Are the DUP for turning? When the Union is perceived to be at risk, all options are on the table

Are the DUP for turning? When the Union is perceived to be at risk, all options are on the table

The UK government’s latest attempt to push a deal through Parliament failed when the DUP withdrew support. Mary C. Murphy explains the DUP’s thinking and options. She writes that, while they can continue to pursue a strategy which is focused on revising the deal to their satisfaction, it is also possible that they could change tack completely and re-align their position in favour of the UK remaining in the EU.

Citizens (mistakenly) perceive female-led political parties as more moderate

Citizens (mistakenly) perceive female-led political parties as more moderate

Does women’s leadership affect citizens’ perceptions of political parties? Diana Z. O’Brien shows that female-led parties are perceived as more moderate than male-led organisations, even though election manifestos authored by these parties are actually slightly more extreme than those by male-led parties.

Book Review | The Far Right Today by Cas Mudde

Book Review | The Far Right Today by Cas Mudde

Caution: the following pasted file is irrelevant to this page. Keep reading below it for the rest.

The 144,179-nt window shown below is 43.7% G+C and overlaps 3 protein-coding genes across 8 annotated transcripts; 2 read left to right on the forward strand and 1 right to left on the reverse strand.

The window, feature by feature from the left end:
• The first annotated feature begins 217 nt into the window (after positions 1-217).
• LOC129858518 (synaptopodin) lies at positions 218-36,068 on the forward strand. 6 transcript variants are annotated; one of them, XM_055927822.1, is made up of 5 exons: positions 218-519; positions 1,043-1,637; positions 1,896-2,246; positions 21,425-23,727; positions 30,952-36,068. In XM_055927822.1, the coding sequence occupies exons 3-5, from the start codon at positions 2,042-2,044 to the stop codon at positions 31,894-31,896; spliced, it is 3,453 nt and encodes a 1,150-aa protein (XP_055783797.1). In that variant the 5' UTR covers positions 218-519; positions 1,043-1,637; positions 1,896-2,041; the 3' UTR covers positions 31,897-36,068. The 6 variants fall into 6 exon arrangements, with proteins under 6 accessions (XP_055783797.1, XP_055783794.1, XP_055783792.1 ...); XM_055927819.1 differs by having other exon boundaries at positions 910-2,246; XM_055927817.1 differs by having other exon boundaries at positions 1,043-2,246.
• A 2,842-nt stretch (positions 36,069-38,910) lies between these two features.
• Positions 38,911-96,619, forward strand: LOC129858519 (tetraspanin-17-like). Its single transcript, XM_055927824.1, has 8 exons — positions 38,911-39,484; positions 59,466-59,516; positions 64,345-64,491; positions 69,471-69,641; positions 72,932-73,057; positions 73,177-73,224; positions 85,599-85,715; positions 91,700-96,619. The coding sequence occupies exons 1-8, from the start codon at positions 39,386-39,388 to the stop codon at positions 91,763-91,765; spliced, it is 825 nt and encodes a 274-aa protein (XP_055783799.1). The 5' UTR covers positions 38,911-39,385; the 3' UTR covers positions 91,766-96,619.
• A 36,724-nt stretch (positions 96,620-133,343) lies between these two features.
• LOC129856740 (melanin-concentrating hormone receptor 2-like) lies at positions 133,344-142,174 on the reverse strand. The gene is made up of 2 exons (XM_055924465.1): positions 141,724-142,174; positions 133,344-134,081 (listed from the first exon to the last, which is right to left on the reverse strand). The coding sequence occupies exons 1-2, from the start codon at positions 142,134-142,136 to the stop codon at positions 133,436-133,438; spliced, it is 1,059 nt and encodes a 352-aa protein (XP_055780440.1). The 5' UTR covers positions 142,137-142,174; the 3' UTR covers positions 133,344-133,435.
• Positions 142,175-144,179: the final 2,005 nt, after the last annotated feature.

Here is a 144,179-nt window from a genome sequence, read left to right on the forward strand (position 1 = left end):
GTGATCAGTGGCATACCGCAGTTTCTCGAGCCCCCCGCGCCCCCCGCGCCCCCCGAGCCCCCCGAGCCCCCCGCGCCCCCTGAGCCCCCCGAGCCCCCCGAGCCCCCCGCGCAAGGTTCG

In The Far Right Today, Cas Mudde provides readers with a comprehensive overview of contemporary far right politics: a pressing task considering that groups or parties once located on the fringe of mainstream politics have experienced a surge in popularity over recent years across Europe and beyond. The most worrying aspect of this surge, argues the author, is the mainstreaming and normalisation of the far right. This is an excellent, accessible and timely book that effectively challenges conventional thinking on the topic, writes Katherine Williams.

Posted in: Book reviews, Populism
Northern Ireland and the Withdrawal Agreement

Northern Ireland and the Withdrawal Agreement

Boris Johnson’s proposed withdrawal agreement with the EU, which Parliament votes on today, establishes different customs arrangements for Northern Ireland than for Great Britain, to avoid a hard border with the Republic of Ireland. Sean Swan explains how having differential arrangements for Northern Ireland and Great Britain is not novel, and is a reflection of long-existing realities in Northern Ireland’s governance. For them to have democratic legitimacy, though, the Northern Ireland Assembly needs to be reconvened.

Posted in: Northern Ireland
Is the resurgence of Europe’s far-right a cultural or an economic phenomenon?

Is the resurgence of Europe’s far-right a cultural or an economic phenomenon?

There has been a spectacular rise in support for far-right parties in Europe over the last two decades, but what has driven this electoral success? Drawing on new research, Vasiliki Georgiadou, Lamprini Rori and Costas Roumanias demonstrate that different types of far-right party have benefitted from different factors: economic insecurity has helped increase support for ‘extremist right’ parties, while cultural factors have been associated with the growth of the ‘populist radical right’.